Why do academics care so much about conferences? They're barely mentioned outside of higher education, yet they dominate graduate student and faculty calendars.
Last weekend marked my first attendance -- and presentation -- at a conference. My department received a time slot to discuss the Penn State/Sandusky scandal and I was asked to share my work on the BlueOut.
I was terrified. Not only do I feel queasy at the thought of public speaking, but I had no idea what to expect -- nor what was expected of me.
Spoiler alert: I survived the conference. In the process, I learned that they have a valuable function. Conferences offer a place to share work, learn about the latest research in a particular field, and find future collaborators. And they can even be fun.
Nevertheless, I wish I had been better prepared. For those of you attending conferences in the near future, here is some of my advice.
Before the Conference
Book a Room Early
Hotels often provide discounts to conference attendees, but only a certain number of reservations are actually allowed to book the lower price. Secure a room early to get the best rate and then look for cheaper accommodations later -- just remember to cancel your previous reservation if you find something better.
Pack Smart: Clothing
Clothes reflect your personality. If, as a speaker, you want an uncomfortable, drab and passé session, continue the tradition of wearing an ill-fitting polyester-blend blazer. For a fresher look, try a knee-length dress with a cardigan. My favorite menswear ensemble paired dark khakis with a collared shirt, a bright sweater and a herringbone jacket.
Make sure to plan suitcase space accordingly. I wasted half of my bag on a pair of over-the-knee boots that matched only one outfit.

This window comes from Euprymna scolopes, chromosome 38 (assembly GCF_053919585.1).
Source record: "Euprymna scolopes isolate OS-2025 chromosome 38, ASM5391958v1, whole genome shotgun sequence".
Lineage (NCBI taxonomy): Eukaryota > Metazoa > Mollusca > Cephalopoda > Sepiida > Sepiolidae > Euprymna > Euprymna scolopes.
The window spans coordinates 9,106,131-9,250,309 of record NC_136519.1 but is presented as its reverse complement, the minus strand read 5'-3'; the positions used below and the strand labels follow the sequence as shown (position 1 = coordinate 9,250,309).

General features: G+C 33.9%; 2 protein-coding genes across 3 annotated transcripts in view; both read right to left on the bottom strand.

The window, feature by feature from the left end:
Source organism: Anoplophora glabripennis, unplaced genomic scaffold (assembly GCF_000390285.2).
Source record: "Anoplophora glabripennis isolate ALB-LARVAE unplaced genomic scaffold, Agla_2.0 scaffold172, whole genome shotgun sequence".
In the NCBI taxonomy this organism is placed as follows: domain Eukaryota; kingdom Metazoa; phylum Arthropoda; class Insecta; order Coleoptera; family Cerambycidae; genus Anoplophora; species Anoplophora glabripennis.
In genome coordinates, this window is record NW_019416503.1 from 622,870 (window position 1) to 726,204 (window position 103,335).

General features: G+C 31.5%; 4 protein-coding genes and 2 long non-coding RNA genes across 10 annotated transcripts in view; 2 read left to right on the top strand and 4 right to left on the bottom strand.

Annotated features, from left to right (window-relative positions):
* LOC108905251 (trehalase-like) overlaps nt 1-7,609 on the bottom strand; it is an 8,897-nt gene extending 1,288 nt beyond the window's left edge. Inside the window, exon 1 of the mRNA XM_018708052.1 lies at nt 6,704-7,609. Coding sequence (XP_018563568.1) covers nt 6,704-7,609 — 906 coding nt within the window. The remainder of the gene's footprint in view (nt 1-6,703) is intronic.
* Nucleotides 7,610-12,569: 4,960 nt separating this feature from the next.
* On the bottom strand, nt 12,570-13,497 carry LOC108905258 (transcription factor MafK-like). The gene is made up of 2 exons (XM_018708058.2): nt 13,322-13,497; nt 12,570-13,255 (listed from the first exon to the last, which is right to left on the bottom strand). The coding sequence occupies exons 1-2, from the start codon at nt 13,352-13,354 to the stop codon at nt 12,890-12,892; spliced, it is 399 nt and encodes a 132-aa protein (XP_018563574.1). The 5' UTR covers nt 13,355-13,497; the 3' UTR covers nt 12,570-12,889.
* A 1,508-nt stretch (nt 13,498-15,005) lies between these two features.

Bring extra layers. The conference rooms get chilly... probably to keep attendees from falling asleep during that one boring PowerPoint session.
Pack Smart: Accessories
Ask the conference organizers for specific technological requirements (like the types of cables needed to connect your particular brand of laptop to their system) and come prepared to do the hookup yourself.
Check the weather for your destination. Umbrellas at hotel gift shops are more expensive than you'd think.
While they may seem stuffy and old-fashioned, business cards come in handy when you're placed in a veritable "meet" market. Academic conferences could contain prospective employers, new collaborators or (as in the case of a friend who attended a Political Science convention last year) a future fiancée.
Professionally printed cards are lovely, but print your own using free online templates onto pre-scored sheets of cardstock if you're pressed for time.
Review Sessions and Locations Before Traveling
Find the presentations that pique your interest and make sure you know where you're going. Take a phone screen shot of important information (like maps) and save it to your internal memory -- data connections can be spotty in basement ballrooms.
During the Conference
Talk with Strangers
Obviously you have something in common with everyone around you. Meet those potential employers, collaborators and fiancées -- make good use of the business cards you created!
Companies connected to academic disciplines actually pay money to give you free stuff. Bring a messenger bag or large purse to hold your new goodies. Trust me, it's better than schlepping around a garish tote.
Don't be afraid to leave if you get bored. Life's too short.
Take advantage of the location you're visiting and any conference perks. See if your name badge grants access to museums or other local destinations at a discounted rate.
Write down proposal ideas for next year. It will be easier to remember the most well-received themes as well as any gaps your future research could fill.
Speakers should get to their presentation room early and connect any technology. Seeing a title slide before your session begins reassures attendees that they are entering the right room.
What Did I Forget?
Feel free to post more advice on navigating academic conferences successfully in the comment section below. Happy conferencing!
Follow Laura March on Twitter: www.twitter.com/theartofmarch